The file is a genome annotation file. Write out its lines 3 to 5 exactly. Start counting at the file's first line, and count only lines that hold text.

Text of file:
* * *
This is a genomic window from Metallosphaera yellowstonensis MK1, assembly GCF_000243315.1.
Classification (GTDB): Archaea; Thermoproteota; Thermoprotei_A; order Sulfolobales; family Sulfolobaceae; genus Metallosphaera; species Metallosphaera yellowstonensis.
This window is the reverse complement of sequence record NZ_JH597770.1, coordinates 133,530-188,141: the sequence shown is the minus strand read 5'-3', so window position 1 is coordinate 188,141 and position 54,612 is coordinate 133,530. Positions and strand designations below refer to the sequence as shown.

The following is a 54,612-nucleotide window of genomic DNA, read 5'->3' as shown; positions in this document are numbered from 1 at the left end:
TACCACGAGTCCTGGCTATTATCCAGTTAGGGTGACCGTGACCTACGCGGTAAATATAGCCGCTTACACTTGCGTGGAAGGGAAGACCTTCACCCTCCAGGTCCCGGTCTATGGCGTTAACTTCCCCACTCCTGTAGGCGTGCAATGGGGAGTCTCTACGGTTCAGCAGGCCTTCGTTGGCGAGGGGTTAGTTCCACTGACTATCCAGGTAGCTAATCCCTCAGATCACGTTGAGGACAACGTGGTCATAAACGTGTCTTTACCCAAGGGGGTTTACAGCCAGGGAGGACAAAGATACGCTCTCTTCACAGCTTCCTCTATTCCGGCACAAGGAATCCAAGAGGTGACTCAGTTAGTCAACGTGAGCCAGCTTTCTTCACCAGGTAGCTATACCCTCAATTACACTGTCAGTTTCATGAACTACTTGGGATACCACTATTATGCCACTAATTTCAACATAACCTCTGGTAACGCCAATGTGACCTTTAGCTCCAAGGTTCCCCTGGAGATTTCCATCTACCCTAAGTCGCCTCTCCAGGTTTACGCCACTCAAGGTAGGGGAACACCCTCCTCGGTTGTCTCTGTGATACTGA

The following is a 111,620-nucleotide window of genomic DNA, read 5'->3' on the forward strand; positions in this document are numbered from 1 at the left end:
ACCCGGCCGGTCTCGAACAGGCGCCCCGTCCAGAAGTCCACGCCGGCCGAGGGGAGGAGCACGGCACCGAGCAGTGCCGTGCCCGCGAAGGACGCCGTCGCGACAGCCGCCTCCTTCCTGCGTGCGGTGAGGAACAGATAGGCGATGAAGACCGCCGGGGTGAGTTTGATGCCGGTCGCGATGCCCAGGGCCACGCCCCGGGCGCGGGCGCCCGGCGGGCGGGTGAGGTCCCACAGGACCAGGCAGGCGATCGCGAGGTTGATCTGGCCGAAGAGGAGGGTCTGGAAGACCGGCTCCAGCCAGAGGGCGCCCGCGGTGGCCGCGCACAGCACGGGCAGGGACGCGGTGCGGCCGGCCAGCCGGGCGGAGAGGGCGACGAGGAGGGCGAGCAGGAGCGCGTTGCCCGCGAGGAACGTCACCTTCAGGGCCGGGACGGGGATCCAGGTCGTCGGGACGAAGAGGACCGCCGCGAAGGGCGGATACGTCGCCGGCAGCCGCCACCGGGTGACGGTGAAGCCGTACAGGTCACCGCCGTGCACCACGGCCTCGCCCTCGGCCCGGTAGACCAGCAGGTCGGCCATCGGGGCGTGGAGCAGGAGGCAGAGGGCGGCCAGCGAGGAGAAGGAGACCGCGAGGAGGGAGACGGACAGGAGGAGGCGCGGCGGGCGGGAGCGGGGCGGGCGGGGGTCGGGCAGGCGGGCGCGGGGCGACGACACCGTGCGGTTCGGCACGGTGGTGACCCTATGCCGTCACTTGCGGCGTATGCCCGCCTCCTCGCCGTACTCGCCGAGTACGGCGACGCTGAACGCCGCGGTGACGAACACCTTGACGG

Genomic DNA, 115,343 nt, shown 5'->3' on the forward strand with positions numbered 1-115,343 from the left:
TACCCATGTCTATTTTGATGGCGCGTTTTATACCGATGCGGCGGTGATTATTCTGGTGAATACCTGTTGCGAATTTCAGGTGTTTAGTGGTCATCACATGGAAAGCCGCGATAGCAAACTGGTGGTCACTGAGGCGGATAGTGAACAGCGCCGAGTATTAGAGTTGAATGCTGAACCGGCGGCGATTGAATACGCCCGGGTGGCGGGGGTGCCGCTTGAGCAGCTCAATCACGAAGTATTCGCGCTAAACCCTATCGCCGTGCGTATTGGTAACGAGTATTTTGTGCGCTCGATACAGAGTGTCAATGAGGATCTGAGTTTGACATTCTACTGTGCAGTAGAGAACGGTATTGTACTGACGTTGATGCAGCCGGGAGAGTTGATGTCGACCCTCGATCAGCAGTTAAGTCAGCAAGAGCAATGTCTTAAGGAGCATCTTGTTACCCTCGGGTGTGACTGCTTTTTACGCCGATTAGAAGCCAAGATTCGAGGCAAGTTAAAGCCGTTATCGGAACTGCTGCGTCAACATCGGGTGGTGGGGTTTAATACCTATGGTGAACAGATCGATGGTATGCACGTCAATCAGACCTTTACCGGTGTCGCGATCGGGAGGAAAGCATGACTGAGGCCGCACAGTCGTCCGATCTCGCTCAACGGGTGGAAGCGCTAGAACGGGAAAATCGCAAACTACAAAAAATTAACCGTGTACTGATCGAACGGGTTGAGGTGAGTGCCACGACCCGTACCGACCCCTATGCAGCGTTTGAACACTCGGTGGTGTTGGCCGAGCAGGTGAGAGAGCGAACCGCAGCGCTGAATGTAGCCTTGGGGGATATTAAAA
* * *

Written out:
This window is the reverse complement of sequence record NZ_JH597770.1, coordinates 133,530-188,141: the sequence shown is the minus strand read 5'-3', so window position 1 is coordinate 188,141 and position 54,612 is coordinate 133,530. Positions and strand designations below refer to the sequence as shown.

The following is a 54,612-nucleotide window of genomic DNA, read 5'->3' as shown; positions in this document are numbered from 1 at the left end:
TACCACGAGTCCTGGCTATTATCCAGTTAGGGTGACCGTGACCTACGCGGTAAATATAGCCGCTTACACTTGCGTGGAAGGGAAGACCTTCACCCTCCAGGTCCCGGTCTATGGCGTTAACTTCCCCACTCCTGTAGGCGTGCAATGGGGAGTCTCTACGGTTCAGCAGGCCTTCGTTGGCGAGGGGTTAGTTCCACTGACTATCCAGGTAGCTAATCCCTCAGATCACGTTGAGGACAACGTGGTCATAAACGTGTCTTTACCCAAGGGGGTTTACAGCCAGGGAGGACAAAGATACGCTCTCTTCACAGCTTCCTCTATTCCGGCACAAGGAATCCAAGAGGTGACTCAGTTAGTCAACGTGAGCCAGCTTTCTTCACCAGGTAGCTATACCCTCAATTACACTGTCAGTTTCATGAACTACTTGGGATACCACTATTATGCCACTAATTTCAACATAACCTCTGGTAACGCCAATGTGACCTTTAGCTCCAAGGTTCCCCTGGAGATTTCCATCTACCCTAAGTCGCCTCTCCAGGTTTACGCCACTCAAGGTAGGGGAACACCCTCCTCGGTTGTCTCTGTGATACTGA